2nd Fledgling -- seeming to enjoy the cool benefits provided by the condensate from the air conditionner

All this time on the ground, this guy had been quiet.  Is this what drew his sibling to return to the front of the school yard?  Perhaps.  When I heard her (his?) noisy shriek-y approach,  I left the occupied 2nd Fledged digging in the dirt to see where his sibling would land.  She (he?) landed in some vines close to the nest tree...

1st Fledged returned to the front of the school yard -- June 21, 2011

And then she (he?) flew up to the nest tree.

1st Fledged returned to the nest tree -- June 21, 2011

After photographing 1st Fledged, I returned to the shrubs next to the building to see what 2nd Fledged was doing.  He was now under the portico of the school looking much like a child waiting for a parent to come pick him up.  So I sat down on the sidewalk next to the drive to see what he would do next.

2nd Fledged under the portico of the school

2nd Fledged  -- one stylin' dude! -- June 21, 2011

And finally, after hearing his sibling call, he spoke again.

2nd Fledged calling back to his sibling -- June 21, 2011

This goofy child was fearless.  He simply did not know any better than to trot over to me and stand right next to me.  I could have touched him.  He was too close for the camera focusing range.  Then he decided to head back across the school drive, back to the front schoolyard.  As I watched him running across flapping and leaping, I soon realized that this guy was not really strong enough yet to fly.  He had no lift! Perhaps he could jump from one low branch to another and glide from one tree to another.  But he certainly did not have enough lift to to reach any of the high branches of the trees  in the front of the school -- not from the ground!

2nd Fledged attempting to go airborne -- June 21, 2011

  Now I was beginning to be concerned.  The front schoolyard is a fairly narrow area.  On one side is the drive next to the school and on the other, a very busy two-lane road.  I decided to stand between him and the road in case he decided to go in that direction.  Sure enough, he moved closer and closer to the road.  When he was about 15 feet from the road I decided to chase him back towards the school drive.  Initially, he did not budge.  He did not comprehend that I was something to fear. I had become his buddy this morning, watching and following him with my camera.  By clapping, yelling and waving my arms, he finally did run in the other direction.  He stopped at the edge of some bushes and looked back at me with what appeared to be a dumbfounded and uncertain look.  (much like you will see in the very last photo in this post  --- but no scrolling to the bottom !).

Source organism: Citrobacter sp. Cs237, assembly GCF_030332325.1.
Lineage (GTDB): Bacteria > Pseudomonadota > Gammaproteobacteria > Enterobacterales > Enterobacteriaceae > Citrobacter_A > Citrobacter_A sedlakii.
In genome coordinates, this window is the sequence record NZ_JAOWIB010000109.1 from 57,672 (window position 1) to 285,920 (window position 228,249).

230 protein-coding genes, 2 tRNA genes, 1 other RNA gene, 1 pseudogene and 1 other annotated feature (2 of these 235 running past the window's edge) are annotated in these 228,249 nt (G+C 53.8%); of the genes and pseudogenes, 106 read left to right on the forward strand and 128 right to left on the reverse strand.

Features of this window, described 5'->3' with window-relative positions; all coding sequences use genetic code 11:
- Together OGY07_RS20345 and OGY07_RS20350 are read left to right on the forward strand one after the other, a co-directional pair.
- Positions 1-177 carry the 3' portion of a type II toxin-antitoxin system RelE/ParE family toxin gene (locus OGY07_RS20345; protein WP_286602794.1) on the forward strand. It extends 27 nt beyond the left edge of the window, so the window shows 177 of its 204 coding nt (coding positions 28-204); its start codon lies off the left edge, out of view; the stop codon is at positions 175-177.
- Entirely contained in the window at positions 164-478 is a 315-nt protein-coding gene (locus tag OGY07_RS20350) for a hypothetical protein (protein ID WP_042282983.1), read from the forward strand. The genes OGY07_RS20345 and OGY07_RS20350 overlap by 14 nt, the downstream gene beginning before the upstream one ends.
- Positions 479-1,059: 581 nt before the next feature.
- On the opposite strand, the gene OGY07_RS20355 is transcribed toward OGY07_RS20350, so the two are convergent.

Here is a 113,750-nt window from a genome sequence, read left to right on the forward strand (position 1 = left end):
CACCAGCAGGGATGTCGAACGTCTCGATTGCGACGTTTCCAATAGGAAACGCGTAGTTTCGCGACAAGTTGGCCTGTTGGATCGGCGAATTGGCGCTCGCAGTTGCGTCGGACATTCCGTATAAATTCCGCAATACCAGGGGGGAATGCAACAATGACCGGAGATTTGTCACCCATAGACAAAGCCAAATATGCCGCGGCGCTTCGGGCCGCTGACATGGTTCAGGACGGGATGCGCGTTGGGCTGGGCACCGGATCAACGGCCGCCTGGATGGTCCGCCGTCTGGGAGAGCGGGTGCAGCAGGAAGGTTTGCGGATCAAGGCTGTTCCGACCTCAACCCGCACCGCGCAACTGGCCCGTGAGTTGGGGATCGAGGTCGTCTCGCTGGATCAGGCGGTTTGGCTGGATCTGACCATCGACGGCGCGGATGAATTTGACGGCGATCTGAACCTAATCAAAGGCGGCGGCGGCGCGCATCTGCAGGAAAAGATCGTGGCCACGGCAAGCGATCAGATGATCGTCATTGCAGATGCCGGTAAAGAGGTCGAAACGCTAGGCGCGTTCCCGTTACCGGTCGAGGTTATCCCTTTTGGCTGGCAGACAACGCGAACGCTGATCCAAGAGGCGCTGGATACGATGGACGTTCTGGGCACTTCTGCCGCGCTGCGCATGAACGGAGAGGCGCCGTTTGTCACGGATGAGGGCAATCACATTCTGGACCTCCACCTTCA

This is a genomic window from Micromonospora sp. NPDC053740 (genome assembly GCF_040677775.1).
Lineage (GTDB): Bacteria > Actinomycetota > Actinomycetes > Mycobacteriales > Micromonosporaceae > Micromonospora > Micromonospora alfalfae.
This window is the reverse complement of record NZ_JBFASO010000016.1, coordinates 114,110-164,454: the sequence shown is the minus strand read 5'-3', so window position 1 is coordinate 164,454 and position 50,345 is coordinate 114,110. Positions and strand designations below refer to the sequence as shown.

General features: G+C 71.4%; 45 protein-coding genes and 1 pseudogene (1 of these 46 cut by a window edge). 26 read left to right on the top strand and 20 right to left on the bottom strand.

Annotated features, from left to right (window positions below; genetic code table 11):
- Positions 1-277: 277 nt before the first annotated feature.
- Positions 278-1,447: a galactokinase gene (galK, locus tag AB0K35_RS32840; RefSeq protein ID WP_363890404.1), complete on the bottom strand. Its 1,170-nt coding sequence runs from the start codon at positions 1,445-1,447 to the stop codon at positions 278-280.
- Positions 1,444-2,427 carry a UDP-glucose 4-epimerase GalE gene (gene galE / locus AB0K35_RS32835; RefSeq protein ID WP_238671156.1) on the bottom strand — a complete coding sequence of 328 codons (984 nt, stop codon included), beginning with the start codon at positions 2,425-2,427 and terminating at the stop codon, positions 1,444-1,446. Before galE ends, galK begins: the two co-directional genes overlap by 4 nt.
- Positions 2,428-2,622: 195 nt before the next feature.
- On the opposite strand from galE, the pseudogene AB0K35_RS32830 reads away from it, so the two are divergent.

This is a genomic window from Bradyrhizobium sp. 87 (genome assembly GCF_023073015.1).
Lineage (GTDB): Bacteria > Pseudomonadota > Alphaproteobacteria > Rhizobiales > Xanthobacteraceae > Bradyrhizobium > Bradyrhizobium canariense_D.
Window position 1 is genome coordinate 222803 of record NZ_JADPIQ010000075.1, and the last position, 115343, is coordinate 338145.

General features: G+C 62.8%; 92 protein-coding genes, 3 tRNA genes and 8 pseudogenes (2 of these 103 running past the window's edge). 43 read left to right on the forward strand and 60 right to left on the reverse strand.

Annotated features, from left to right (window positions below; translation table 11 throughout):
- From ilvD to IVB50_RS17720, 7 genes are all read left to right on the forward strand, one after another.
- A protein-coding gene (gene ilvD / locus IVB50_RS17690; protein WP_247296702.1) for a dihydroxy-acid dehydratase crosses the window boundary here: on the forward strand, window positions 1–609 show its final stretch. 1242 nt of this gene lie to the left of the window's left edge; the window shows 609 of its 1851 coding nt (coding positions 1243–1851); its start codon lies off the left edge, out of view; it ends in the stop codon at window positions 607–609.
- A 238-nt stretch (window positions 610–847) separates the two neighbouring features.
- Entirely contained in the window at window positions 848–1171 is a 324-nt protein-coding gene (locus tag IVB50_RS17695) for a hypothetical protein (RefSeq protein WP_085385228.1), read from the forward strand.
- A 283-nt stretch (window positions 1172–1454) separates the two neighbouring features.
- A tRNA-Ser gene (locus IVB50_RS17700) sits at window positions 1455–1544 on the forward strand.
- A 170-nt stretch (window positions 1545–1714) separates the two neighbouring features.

I did not trust this silly bird not to wander back towards and potentially into the road.  So I went inside the school to attempt to retrieve the phone number to The Avian Conservation Center and the Center for Birds of Prey to see if I could call for some more expert help.  When I phoned and explained the situation of this newly fledged hawk, the person at the center acknowledged that it was common enough that young hawks, when they first fledge do not have much lift because they are still learning to fly and are still building strength.  After ascertaining from me that he still had parents to care for him (that they had not been injured or killed), she then said that I could help him out by simply picking him up and putting him on some low, but sturdy tree branch.  Now it was my turn to be dumbfounded.  I asked incredulously, "Pick him up?!  He has big, sharp talons!"  "Sure, it will be OK."  Well, I have seen experts handle big raptors and they all wore thick leather gloves which I did not have.  I replied that I was not really comfortable picking up this bird with his big sharp talons.  And I also suspected it would not be easy catching the fellow now that I had chased him, scared him and changed the dynamic of our relationship.  And then there was the question of where to put him.  From what I had observed in the school yard, all of the trees' lowest branches were much higher than I could reach.  This is pretty normal for a school yard since low branches are enticing jungle gyms for young girls and boys.  Finally, the person on the line, offered to try to locate one of their volunteers to come help.  Phew!